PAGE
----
Market Research company Newzoo (http://www.newzoo.com) says Apple is dominating the mobile gaming market with 84% of the revenue coming from iOS devices, rather than Android. Now I’d love to see Apple lavish some real gaming love on the Mac.
Of all American mobile gamers, 19 million play on an iPhone, which is 28% of all smartphone gamers, according to NewZoo. An additional 18 million plays games on an iPod Touch. In the tablet gaming space, the iPad is dominant with a share of 60%, or 12.7 million Americans.
Apple’s position is strongest when it comes to revenues. In March 2012, all iOS devices combined earned 84% of mobile revenues generated by the top 200 grossing games in the three stores combined: iPad, iPhone/iPod App Store and Google PlayStore.
With the “halo effect” of the iPad and iPhone, Mac sales are increasing. But I think an Apple push for gaming on the Mac would spur them on more. To do this, I propose two solutions, which I’ve mentioned
° An Apple joystick/gamepad. It could require an OS X upgrade (Mountain Lion, perhaps?) with “hooks” by which game developers could offer support for the peripheral. This is probably a pipe dream, but I know some users are tired of having to jump through a lot of software configuration hoops to play Mac games using a joystick/gamepad rather than the keyboard and mouse.
° The GameDock (based on a concept first developed by “Mac/Life”): based on the success of the iPhone/iPod touch as a gaming platform: “Take this nifty little gaming platform and assign it double duty as both a handheld and a console system. The GameDock accommodates the iPhone and iPod touch and hooks directly to your TV and the Internet. Whether you download a game wirelessly via the handheld or wiredly via the GameDock, you pay just once for two versions of the same title.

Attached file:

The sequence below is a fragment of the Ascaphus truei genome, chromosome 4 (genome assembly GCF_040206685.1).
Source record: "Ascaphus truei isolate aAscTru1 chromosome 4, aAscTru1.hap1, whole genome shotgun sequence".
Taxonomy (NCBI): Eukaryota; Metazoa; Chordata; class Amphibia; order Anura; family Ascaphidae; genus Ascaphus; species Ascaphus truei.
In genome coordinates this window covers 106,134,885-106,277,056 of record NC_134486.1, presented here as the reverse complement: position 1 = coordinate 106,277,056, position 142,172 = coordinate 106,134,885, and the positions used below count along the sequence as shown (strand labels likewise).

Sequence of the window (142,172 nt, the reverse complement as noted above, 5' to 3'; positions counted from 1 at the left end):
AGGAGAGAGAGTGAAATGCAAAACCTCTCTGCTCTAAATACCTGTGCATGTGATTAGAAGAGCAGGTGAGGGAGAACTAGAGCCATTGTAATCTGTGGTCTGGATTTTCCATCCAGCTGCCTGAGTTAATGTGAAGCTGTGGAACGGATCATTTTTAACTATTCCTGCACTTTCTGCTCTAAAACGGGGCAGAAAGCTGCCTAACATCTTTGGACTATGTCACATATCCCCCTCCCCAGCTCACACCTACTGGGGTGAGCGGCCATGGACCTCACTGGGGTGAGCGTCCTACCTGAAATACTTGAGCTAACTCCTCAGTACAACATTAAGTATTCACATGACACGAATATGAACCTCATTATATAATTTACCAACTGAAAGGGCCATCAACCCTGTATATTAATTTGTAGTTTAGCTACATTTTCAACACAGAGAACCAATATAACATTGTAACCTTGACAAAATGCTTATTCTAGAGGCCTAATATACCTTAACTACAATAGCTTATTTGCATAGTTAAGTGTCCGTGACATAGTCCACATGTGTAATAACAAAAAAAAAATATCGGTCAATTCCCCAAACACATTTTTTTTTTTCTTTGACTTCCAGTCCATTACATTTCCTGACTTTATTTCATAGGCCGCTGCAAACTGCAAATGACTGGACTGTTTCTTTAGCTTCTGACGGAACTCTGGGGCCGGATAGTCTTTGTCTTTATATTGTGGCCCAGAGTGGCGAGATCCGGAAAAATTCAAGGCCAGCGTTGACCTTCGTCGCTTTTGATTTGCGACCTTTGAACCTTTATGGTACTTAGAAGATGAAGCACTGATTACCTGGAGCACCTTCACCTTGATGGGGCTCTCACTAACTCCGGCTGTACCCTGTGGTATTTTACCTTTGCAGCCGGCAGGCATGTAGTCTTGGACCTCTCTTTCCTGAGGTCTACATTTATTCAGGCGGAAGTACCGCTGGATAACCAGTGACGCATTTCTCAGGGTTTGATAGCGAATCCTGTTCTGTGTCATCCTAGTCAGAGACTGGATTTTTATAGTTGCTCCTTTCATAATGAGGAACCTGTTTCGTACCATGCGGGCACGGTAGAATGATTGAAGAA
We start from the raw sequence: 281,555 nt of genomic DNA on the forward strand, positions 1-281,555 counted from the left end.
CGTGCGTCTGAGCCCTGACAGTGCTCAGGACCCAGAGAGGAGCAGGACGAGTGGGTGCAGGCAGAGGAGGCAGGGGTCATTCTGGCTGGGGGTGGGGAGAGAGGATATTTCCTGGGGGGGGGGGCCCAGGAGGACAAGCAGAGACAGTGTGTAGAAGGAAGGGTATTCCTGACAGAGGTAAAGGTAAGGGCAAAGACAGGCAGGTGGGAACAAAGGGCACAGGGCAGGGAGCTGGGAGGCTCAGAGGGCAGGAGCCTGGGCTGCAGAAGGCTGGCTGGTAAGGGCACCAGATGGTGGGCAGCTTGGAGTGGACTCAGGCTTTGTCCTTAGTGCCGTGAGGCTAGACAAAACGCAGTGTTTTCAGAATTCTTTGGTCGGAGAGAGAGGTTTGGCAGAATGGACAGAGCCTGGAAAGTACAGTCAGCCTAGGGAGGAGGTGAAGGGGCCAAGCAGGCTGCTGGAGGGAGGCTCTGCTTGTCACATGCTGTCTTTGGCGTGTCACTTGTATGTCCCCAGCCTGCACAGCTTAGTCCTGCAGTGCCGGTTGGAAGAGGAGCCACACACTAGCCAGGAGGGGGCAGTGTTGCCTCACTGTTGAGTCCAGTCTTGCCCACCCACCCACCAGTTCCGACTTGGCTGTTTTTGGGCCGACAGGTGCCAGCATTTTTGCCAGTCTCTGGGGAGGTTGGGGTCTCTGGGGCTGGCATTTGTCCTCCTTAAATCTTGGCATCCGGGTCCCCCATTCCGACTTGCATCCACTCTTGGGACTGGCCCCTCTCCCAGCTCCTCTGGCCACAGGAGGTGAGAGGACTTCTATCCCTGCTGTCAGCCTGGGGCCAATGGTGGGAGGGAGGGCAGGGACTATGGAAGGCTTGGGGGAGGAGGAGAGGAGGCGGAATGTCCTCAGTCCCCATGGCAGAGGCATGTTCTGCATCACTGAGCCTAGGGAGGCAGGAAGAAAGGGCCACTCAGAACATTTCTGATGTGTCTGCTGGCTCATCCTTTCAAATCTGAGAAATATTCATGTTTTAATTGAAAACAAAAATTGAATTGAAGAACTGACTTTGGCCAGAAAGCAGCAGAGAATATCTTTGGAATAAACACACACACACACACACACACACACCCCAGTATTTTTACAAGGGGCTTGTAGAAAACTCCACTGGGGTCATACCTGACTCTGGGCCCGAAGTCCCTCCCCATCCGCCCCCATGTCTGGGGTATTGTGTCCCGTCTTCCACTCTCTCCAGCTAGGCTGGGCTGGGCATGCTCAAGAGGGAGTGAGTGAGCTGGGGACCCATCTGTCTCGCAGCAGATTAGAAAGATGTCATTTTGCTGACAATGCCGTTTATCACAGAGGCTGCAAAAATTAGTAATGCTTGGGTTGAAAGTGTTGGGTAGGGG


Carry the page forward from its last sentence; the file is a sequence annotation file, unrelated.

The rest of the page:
“This is where things get interesting. When you download a game straight to your handheld, you can immediately begin playing the touch-controlled version of the game. And it’s glorious! And the next time you seat your handheld in the GameDock, the console immediately sucks down the full, expanded version of the game from the App Store, and stores it in its voluminous hard drive.
“So now you can play the console version of the very same game — with more features, more content, expanded controls, and, thanks to the GameDock’s integrated graphics processor, better visuals.
“And should you first download a game when your handheld is seated in the GameDock, the ‘mini’ version of the game shoots straight into your iPhone or touch, ready to play the next time you disengage from the console and hit the road.
“Of course, the GameDock scheme wouldn’t be quite so interesting if not for its seamless integration of content. For some game titles, the handheld version of the game exists as sort of an autonomous ‘mini game’ — its gameplay model runs independent of the console version’s. But for other titles, the handheld and console versions of the same game work together. Gameplay models obviously differ between the mobile and full versions, but each version hooks into the other in creative, novel, symbiotic ways. And through the power of syncing, your progress in level- and achievement-based games is saved and always propelled forward, regardless of which version you’re playing.”
Pretty clever, huh? But what if, instead, Apple used the GameDock as a way to sell more Macs by offering Mac-only gaming options that tie in with the iPhone and iPod touch? In my scenario (which, I admit, might not be technically possible), Apple wouldn’t enter the console game wars, but would turn the Mac into Wii-like computer gaming system.
Instead of connecting to a TV, the GameDock would connect to a Mac (and perhaps be built into high-end iMacs), allowing Apple computers to run the “bigger” versions of the “mini” games on the iPhone and iPod touch that “Mac|Life” suggested. The GameDock would also allow multi-touch, accelerometer-equipped game controls (made by Apple, natch) to be used with the Mac games.
Could this happen? Maybe, maybe not. But Mountain Lion is adding Game Center support …
— Dennis Sellers